Broadcasters to be forced to invest more in British-made children's TV programmes

Laura Hughes
Bagpuss, the Magic Roundabout and the Clangers were all part of a golden era of children's television - warren allott

ITV and other public service broadcasters will be forced to invest more money on British-made children's programmes amid fears they are on the brink of "extinction".

Ofcom, the regulator, will be given the power to impose children's television "quotas" on broadcasters amid concerns a generation of children are growing up watching repeats and foreign imports.

The last Labour Government downgraded the importance of children's TV for public service broadcasters, leading to a 93 per cent fall in spending by commercial channels since 2003.

It represents a significant shift from what is seen as a golden era of children's television in the 1960s and 1970s, with shows such as Bagpuss, the Magic Roundabout and the Clangers.

Baroness Benjamin, the former children's television presenter and Lib Dem peer who secured the new powers for Ofcom, said: "Children’s programming is in serious decline. It is our responsibility to make sure that this does not continue. Our children and our grandchildren are entitled to the provision of quality programming that was there for us.

Bagpuss was one of the most popular children's TV programmes in the 1970s Credit: PA Photos/PA

"I feel so optimistic about the future of our children’s programming industry, which I am so passionate about, and I look forward to seeing this industry deliver even more of the world-renowned programming it is capable of."

Between 1998 and 2015, ITV's original children's programming fell from 424 hours a year to just 42, while Channel 5's fell from 353 hours to 30.

Channel 4's spending on children's television has fallen from 49 hours to zero.

The BBC is now responsible for 97 per cent of original children's programming in the UK on its two children's channels, CBeebies and CBBC.

Baroness Benjamin secured the new powers through an amendment to the Government's digital economy bill in the House of Lords last month, which was backed by the Government.

She highlighted the fact that spending on children's programming by broadcasters in the UK has fallen from £196million in 2004 to £89million in 2015.

Although children are watching more programmes online, almost nine in 10 of those aged between four and 16 still watch live television.

Baroness Buscombe, a Conservative whip, said: "The provision of a range of high-quality children’s programming must be a priority for the UK’s public service broadcasting system.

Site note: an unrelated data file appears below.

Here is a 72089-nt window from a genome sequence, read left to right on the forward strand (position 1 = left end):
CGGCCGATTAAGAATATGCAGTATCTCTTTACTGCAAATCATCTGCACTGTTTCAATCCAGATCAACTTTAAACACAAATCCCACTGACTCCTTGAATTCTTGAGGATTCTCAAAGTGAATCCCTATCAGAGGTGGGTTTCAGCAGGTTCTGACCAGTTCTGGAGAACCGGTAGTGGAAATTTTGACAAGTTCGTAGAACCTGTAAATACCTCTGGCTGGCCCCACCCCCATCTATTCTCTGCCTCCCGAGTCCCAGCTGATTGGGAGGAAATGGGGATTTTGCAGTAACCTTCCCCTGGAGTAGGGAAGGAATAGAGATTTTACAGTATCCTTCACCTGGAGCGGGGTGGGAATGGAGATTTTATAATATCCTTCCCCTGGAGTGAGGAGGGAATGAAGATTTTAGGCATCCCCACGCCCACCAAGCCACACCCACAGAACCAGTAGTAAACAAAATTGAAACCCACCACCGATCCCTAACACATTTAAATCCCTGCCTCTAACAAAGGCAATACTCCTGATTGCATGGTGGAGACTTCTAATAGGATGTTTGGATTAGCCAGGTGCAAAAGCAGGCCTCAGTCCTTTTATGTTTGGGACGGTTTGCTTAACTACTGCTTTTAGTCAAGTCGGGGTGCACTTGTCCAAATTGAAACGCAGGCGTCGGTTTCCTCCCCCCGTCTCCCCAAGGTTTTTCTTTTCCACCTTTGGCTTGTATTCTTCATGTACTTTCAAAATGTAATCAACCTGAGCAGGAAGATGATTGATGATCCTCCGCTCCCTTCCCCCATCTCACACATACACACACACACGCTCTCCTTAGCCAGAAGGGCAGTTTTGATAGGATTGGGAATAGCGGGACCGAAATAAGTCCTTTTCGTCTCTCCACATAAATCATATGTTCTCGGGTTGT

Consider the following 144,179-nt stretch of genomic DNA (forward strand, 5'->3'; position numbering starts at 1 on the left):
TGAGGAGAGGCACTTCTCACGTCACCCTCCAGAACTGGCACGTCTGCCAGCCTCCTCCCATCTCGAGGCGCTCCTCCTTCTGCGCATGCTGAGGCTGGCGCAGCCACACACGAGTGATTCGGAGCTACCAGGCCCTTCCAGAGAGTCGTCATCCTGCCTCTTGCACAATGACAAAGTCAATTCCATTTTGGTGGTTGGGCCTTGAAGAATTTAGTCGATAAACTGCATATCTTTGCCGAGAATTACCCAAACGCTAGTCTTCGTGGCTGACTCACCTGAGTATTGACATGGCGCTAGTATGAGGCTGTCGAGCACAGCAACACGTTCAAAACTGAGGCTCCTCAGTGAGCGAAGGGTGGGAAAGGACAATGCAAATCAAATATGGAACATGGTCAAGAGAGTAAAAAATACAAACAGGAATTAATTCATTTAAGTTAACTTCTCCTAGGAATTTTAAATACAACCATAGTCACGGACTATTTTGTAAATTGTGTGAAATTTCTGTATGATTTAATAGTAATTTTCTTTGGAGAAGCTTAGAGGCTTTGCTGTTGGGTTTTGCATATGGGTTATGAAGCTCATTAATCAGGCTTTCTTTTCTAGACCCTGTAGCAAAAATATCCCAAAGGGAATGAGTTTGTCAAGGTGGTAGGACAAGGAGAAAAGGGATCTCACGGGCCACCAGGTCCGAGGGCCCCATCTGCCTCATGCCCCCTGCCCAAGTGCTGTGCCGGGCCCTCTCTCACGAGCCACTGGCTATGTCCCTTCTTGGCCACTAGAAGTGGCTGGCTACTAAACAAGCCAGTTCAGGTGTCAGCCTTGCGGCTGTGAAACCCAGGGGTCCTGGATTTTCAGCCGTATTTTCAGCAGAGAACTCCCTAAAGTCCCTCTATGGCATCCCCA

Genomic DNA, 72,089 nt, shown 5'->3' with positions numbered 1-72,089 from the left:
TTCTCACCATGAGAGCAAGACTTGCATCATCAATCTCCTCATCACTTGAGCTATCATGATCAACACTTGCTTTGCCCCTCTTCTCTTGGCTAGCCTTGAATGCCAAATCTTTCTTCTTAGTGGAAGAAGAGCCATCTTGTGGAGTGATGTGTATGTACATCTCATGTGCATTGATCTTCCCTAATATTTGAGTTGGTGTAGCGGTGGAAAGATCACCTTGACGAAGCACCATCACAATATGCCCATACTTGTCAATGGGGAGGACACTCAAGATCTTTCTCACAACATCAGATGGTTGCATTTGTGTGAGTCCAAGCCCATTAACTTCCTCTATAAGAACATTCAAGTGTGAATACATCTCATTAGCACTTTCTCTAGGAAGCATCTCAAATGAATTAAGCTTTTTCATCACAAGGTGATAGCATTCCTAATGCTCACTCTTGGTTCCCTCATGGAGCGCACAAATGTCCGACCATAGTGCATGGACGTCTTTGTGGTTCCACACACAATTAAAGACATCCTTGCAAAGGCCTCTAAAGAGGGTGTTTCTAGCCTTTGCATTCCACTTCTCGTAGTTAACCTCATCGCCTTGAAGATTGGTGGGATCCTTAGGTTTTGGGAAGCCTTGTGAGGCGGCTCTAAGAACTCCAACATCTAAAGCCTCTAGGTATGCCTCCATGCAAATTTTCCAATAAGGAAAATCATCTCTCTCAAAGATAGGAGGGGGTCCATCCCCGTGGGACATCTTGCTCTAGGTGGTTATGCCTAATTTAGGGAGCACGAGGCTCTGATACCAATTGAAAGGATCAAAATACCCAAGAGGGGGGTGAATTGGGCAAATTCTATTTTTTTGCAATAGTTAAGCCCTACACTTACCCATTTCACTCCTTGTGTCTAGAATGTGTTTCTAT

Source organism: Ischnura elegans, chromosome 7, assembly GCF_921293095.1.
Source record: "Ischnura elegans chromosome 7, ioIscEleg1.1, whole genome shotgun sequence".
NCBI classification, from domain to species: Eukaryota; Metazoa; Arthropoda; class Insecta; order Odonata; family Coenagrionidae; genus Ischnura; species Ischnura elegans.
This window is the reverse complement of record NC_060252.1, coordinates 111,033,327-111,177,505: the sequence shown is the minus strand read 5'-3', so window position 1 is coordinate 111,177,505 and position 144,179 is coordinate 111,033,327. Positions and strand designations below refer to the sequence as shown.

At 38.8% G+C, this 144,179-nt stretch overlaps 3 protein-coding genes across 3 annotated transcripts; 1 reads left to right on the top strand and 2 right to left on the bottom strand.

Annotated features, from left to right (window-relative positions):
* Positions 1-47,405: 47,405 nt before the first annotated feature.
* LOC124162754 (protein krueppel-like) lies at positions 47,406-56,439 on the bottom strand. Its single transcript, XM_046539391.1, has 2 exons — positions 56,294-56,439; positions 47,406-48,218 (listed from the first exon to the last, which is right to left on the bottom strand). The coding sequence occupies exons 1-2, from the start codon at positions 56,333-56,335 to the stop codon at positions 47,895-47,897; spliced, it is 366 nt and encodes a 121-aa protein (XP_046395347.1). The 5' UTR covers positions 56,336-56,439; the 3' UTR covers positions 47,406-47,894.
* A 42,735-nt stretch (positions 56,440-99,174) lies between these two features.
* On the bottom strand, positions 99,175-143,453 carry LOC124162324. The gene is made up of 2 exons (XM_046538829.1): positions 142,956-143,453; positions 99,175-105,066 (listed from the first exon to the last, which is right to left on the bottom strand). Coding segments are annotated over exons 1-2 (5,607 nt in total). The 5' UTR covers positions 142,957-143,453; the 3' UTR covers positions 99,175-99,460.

"The commercial public service broadcasters —ITV, Channel 4 and Channel 5—have collectively been doing less and less since the Labour Government’s removal of children’s quotas in the Communications Act 2003.

"By 2014 the BBC accounted for 97 per cent of total spending by PSB channels on children’s programmes. Clearly, this does not suggest a healthy market."

Anne Wood, the founder of Teletubbies Credit: Tom Vickers/PA

Anne Wood CBE, who created Rosie and Jim and the Teletubbies, told the Telegraph:  “I am very lucky to have had some success in children’s television.

"But we need to be asking ourselves what is happening to our cultural heritage and our long tradition of children's programmes.

"Unfortunately, it is far less common now for new exciting children’s programmes to get through to British screens and children are being offered less choice.

"On this trajectory British-made children’s programmes are set for extinction. We really must be offering our children more choice.”

Baroness Benjamin warned Ofcom that it must use the powers to "deliver real change".

She said: "I am thrilled that we have reached a consensus that it is vital for Ofcom to urgently use the powers that the amendment will give it to deliver real change and to focus on the production of imaginative and creative new British programming for our children and grandchildren. I and others will be keeping a very close eye on the use of these powers to make sure that real change is achieved."

A Channel 4 spokesperson insisted the broadcaster "takes seriously its remit to cater to the interests of older children and young adults" and announced plans in 2016 to increase spending on programming appealing to that section of the audience. 

They said: "Channel 4 has engaged with Baroness Benjamin and the Government on these proposals throughout the passage of the Digital Economy Bill, and we welcome the flexible and multi-platform approach of this amendment”.

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